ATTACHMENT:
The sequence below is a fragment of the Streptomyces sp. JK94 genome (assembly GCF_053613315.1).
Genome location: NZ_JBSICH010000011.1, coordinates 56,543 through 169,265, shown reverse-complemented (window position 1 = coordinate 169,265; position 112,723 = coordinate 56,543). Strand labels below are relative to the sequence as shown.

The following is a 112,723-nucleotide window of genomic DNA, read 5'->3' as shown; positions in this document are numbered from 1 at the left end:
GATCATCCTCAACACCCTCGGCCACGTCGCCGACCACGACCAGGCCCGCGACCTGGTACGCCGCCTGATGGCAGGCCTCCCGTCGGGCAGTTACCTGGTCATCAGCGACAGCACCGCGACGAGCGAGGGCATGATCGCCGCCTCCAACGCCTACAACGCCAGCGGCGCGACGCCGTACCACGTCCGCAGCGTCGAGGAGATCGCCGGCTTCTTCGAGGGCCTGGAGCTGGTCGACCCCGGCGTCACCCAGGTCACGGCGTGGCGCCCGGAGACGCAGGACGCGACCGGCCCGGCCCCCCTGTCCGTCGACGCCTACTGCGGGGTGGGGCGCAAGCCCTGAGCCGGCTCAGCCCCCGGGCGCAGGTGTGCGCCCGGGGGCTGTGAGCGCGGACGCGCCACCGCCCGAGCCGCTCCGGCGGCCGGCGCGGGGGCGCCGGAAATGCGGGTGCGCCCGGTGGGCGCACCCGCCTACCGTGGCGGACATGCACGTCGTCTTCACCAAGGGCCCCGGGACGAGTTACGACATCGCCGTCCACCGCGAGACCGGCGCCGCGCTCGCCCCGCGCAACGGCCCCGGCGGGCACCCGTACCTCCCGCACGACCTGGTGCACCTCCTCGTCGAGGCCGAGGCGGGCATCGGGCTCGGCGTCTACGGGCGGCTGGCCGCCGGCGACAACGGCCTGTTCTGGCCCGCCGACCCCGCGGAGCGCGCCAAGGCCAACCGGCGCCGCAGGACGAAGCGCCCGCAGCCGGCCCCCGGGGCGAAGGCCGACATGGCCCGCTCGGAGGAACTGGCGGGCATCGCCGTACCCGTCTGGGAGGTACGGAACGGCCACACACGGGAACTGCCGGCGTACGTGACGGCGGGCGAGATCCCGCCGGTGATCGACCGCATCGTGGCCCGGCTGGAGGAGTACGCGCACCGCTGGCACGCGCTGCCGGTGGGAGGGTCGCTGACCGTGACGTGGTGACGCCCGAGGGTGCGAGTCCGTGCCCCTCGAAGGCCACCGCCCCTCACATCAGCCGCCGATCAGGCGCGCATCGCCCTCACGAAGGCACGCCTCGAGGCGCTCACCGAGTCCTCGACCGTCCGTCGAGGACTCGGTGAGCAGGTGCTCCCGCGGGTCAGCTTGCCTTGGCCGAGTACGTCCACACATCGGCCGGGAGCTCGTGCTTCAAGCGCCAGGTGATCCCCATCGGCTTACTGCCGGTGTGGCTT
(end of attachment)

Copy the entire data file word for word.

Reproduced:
The sequence below is a fragment of the Streptomyces sp. JK94 genome (assembly GCF_053613315.1).
Genome location: NZ_JBSICH010000011.1, coordinates 56,543 through 169,265, shown reverse-complemented (window position 1 = coordinate 169,265; position 112,723 = coordinate 56,543). Strand labels below are relative to the sequence as shown.

The following is a 112,723-nucleotide window of genomic DNA, read 5'->3' as shown; positions in this document are numbered from 1 at the left end:
GATCATCCTCAACACCCTCGGCCACGTCGCCGACCACGACCAGGCCCGCGACCTGGTACGCCGCCTGATGGCAGGCCTCCCGTCGGGCAGTTACCTGGTCATCAGCGACAGCACCGCGACGAGCGAGGGCATGATCGCCGCCTCCAACGCCTACAACGCCAGCGGCGCGACGCCGTACCACGTCCGCAGCGTCGAGGAGATCGCCGGCTTCTTCGAGGGCCTGGAGCTGGTCGACCCCGGCGTCACCCAGGTCACGGCGTGGCGCCCGGAGACGCAGGACGCGACCGGCCCGGCCCCCCTGTCCGTCGACGCCTACTGCGGGGTGGGGCGCAAGCCCTGAGCCGGCTCAGCCCCCGGGCGCAGGTGTGCGCCCGGGGGCTGTGAGCGCGGACGCGCCACCGCCCGAGCCGCTCCGGCGGCCGGCGCGGGGGCGCCGGAAATGCGGGTGCGCCCGGTGGGCGCACCCGCCTACCGTGGCGGACATGCACGTCGTCTTCACCAAGGGCCCCGGGACGAGTTACGACATCGCCGTCCACCGCGAGACCGGCGCCGCGCTCGCCCCGCGCAACGGCCCCGGCGGGCACCCGTACCTCCCGCACGACCTGGTGCACCTCCTCGTCGAGGCCGAGGCGGGCATCGGGCTCGGCGTCTACGGGCGGCTGGCCGCCGGCGACAACGGCCTGTTCTGGCCCGCCGACCCCGCGGAGCGCGCCAAGGCCAACCGGCGCCGCAGGACGAAGCGCCCGCAGCCGGCCCCCGGGGCGAAGGCCGACATGGCCCGCTCGGAGGAACTGGCGGGCATCGCCGTACCCGTCTGGGAGGTACGGAACGGCCACACACGGGAACTGCCGGCGTACGTGACGGCGGGCGAGATCCCGCCGGTGATCGACCGCATCGTGGCCCGGCTGGAGGAGTACGCGCACCGCTGGCACGCGCTGCCGGTGGGAGGGTCGCTGACCGTGACGTGGTGACGCCCGAGGGTGCGAGTCCGTGCCCCTCGAAGGCCACCGCCCCTCACATCAGCCGCCGATCAGGCGCGCATCGCCCTCACGAAGGCACGCCTCGAGGCGCTCACCGAGTCCTCGACCGTCCGTCGAGGACTCGGTGAGCAGGTGCTCCCGCGGGTCAGCTTGCCTTGGCCGAGTACGTCCACACATCGGCCGGGAGCTCGTGCTTCAAGCGCCAGGTGATCCCCATCGGCTTACTGCCGGTGTGGCTT